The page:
October 4, 2017

Ahi Hibachi and Poke Serves Up Solid Sushi Bowls

Grub Notes

Photo Credit: Jessica Silverman

PACK A BOWL: When I think about areas of town that are friendly to small, minority-owned businesses (specifically restaurants), I don’t usually think of downtown. That said, the two blocks of East Clayton between Jackson and Thomas have a fair amount going for them on that front. Sure, they house Mellow Mushroom and Taqueria Tsunami, both chains, but they’re also home to Lay-Z Shopper (which has moved into the space next door that it tried to operate a restaurant out of, but still makes delicious deli sandwiches to order), Cafe Istanbul (technically a small chain out of Atlanta, but also Athens’ only Turkish restaurant), Utage, Athens Wok (Chinese and Thai, owned by a Thai/Laotian couple) and now Ahi Hibachi and Poke (489 E. Clayton St., 706-543-8898). Enough folks seem to walk over from the Classic Center or the Hilton Garden Inn to allow all these places to do decent business, which is a positive.

Poke (pronounced po-kay and meaning “to slice” in Hawaiian) is a fairly hot trend nationwide, but this is the first place to get it in Athens. It’s fairly similar to chirashi sushi, in that it consists of a bowl of rice (in this case sushi rice or brown rice) topped with sliced raw fish and vegetables, but the toppings include pineapple, jalapeño and avocado. Often, this kind of thing can be made with far too much rice or bad rice or drowned in a sweet sauce, but Ahi gets it right. The sushi rice is plump and slightly vinegary. The brown rice isn’t too sweet. The tuna (regular or spicy, in a soy or spicy soy marinade) is clean and fresh. The tofu is a great option, cubed but not seared, silky and pure. You can also get salmon, crab meat or cooked shrimp, but the other choices seem better.

It’s probably not possible to get too many toppings, and you are allowed as many as you want from seaweed salad, onions, cucumber, pineapple, sesame seeds, jalapeño, ginger, masago (roe), corn, avocado, tempura flakes, edamame and wasabi. Honestly, you could ignore the proteins and be pretty happy with just this stuff. Try to make yourself a mix of salty, crunchy, sweet and sharp. You also get a sauce (ponzu, house spicy, sweet mango mayo, wasabi mayo and spicy mayo) drizzled over the top. What’s even better, you can fill out your entire order on a sheet of paper, sushi-ordering style, at your leisure and then hand it to the person behind the counter, meaning no awkward attempts at communicating all the things you want in your bowl of stuff while going too fast or too slow.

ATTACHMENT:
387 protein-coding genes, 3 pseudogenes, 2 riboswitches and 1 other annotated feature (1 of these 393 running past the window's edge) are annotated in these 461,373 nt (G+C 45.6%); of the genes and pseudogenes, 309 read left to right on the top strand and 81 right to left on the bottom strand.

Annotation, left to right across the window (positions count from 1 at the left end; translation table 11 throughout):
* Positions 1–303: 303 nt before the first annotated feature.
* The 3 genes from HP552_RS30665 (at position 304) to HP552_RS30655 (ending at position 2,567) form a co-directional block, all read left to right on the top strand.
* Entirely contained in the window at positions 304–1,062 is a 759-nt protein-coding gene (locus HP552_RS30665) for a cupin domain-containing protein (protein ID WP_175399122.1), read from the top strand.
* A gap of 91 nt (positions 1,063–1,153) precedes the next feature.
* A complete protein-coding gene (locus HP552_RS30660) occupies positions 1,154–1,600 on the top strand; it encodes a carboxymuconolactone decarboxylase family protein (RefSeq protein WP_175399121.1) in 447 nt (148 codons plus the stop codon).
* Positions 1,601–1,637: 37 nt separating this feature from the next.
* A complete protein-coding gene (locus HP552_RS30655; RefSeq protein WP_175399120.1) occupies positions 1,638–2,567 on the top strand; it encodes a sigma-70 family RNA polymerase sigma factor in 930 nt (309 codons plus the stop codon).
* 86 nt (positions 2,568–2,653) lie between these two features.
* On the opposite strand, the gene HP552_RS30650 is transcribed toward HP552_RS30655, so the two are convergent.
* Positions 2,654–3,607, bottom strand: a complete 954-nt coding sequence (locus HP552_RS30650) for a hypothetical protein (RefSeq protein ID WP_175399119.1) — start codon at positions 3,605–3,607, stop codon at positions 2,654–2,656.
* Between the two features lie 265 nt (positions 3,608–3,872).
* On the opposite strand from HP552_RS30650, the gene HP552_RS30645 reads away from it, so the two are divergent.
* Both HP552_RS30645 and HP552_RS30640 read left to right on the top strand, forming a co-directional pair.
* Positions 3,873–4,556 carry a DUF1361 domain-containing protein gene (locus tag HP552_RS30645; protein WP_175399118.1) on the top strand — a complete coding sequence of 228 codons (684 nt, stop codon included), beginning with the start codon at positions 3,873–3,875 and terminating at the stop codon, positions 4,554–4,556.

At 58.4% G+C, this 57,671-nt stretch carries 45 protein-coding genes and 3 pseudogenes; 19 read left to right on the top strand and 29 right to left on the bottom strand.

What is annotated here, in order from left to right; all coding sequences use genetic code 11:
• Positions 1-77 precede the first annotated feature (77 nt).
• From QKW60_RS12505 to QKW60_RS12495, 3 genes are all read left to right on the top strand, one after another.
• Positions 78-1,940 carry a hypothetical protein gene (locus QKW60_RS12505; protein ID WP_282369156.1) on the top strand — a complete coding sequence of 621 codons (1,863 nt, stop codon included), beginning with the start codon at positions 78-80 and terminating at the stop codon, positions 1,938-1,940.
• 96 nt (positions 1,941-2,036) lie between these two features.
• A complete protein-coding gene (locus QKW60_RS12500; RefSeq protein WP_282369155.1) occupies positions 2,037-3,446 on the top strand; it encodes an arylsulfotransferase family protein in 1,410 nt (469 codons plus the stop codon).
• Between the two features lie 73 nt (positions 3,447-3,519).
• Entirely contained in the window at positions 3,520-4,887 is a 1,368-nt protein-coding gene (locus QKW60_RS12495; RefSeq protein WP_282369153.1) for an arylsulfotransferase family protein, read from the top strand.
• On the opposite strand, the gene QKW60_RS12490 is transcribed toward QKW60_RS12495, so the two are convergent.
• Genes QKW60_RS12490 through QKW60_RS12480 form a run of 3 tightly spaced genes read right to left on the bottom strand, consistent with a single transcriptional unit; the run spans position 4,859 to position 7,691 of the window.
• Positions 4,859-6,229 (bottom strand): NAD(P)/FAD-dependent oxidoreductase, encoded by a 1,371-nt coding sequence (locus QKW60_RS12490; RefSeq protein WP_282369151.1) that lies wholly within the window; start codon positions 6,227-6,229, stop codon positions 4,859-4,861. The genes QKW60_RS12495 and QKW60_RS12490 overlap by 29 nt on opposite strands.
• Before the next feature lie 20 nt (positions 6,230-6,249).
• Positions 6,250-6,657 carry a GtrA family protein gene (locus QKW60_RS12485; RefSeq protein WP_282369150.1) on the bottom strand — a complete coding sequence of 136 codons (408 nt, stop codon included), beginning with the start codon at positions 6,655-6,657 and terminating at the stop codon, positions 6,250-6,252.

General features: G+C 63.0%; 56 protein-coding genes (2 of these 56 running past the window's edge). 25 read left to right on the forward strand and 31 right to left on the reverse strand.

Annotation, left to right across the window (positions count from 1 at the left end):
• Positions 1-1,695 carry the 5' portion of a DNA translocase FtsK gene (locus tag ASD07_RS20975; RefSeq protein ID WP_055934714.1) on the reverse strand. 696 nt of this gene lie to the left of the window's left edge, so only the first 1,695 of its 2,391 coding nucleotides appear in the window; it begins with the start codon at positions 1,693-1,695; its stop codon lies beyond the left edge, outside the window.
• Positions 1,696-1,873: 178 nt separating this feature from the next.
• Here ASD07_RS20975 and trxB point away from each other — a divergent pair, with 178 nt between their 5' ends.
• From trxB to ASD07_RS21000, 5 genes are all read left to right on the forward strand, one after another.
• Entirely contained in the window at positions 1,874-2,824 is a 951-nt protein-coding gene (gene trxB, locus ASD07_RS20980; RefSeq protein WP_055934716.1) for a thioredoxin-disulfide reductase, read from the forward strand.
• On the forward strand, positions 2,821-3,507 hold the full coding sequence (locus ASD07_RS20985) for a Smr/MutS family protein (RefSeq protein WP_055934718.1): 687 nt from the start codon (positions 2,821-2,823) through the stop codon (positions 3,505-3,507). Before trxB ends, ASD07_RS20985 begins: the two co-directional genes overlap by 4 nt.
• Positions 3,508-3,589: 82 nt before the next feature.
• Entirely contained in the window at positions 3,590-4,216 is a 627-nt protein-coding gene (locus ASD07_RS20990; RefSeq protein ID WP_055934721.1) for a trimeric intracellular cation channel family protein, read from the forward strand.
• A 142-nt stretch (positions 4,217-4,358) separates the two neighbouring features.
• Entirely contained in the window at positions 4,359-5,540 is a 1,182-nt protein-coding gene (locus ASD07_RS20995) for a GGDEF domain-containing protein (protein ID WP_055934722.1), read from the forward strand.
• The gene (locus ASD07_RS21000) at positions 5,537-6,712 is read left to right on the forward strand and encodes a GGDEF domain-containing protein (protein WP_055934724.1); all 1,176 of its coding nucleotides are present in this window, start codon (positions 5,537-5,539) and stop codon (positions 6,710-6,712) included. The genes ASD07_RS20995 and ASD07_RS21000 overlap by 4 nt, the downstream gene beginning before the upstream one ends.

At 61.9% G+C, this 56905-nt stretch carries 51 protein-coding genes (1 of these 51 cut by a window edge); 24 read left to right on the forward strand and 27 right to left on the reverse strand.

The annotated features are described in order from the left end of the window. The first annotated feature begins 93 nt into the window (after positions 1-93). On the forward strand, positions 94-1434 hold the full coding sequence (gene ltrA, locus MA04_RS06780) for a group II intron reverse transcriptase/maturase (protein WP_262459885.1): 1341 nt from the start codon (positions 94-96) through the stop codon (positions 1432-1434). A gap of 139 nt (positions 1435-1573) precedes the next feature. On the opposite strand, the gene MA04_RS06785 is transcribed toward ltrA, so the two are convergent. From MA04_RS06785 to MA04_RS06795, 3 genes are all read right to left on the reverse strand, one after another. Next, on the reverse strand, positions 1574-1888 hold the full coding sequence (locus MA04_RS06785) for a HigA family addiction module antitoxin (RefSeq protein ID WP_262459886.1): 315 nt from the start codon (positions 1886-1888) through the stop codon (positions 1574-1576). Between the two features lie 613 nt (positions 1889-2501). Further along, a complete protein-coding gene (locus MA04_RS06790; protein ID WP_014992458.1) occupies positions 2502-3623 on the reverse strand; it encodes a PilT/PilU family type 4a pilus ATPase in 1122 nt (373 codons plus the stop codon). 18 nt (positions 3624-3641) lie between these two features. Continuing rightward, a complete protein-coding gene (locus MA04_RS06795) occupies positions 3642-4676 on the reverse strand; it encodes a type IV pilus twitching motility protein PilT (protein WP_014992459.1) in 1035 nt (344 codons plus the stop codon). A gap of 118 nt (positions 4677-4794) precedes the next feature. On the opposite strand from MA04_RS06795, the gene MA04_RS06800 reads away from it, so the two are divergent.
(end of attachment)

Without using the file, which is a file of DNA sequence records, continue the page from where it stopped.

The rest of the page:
Ahi also does other things, like crab rangoon, calamari and gyoza, but none of them are very good, especially in comparison to the poke. And it makes fairly decent hibachi, over rice or noodles, with chicken, steak, salmon, shrimp and/or vegetables. On the whole, the closer you get to raw, fresh and simple (despite the fact that those words have become fairly tainted by the cult of “clean eating”) at Ahi, the better you’ll do.

The atmosphere is nothing super exciting, with some basic tables and a big Lucky Cat waving happily next to the cash register. The restaurant is open for lunch and dinner every day and does delivery (through Cosmic) and take-out.

AFIELD: There’s not a whole lot in downtown Maysville, a small town near Commerce with a railroad line that runs right through the middle of town, but the historic buildings that line the streets have been preserved, and some of them now hold small businesses. Ganache Bakery and Bistro (9155 Gillsville Road, 706-652-3657) is one of them.

Open Thursday through Sunday for lunch and sweets, it offers sandwiches on a wide variety of breads (marble rye, sourdough, croissant, wheatberry, spinach feta, garlic cheddar, Dakota, cinnamon chip, honey wheat), made with deli meats (turkey, ham) or housemade chicken salad or pimento cheese. The chicken salad is particularly good, available in a savory version as well as the more usual sweet, and there are add-ons like jalapeno bacon to fancy up your sandwich. Kids can get a PB&J or a half panini with chips, both of which are better than they need to be. Soups vary daily, but a creamy potato soup was pretty darn good, with cheese straw-type crunchy things scattered on top.

The dessert case is a point of emphasis, with, for example, chocolate cobbler in stemmed glass dishes, sour-cream pound cake, slab pecan pie (made on a cookie sheet), lemon bars and cookies (chocolate chunk, chocolate chocolate chunk, mixed chip). It’s not listed on the menu, but the staff will tell you that the restaurant also has homemade ice cream, available in a few different flavors (vanilla, strawberry, peach). Pair a scoop of that with one of the cookies for the best dessert option.

Ganache also makes coffee drinks and tea and has a kind of tea-room atmosphere, with lots of china on display (which doesn’t mean it’s not kid-friendly). It has parking around the back, a better option than trying to book it across the main drag, where cars whip through the town.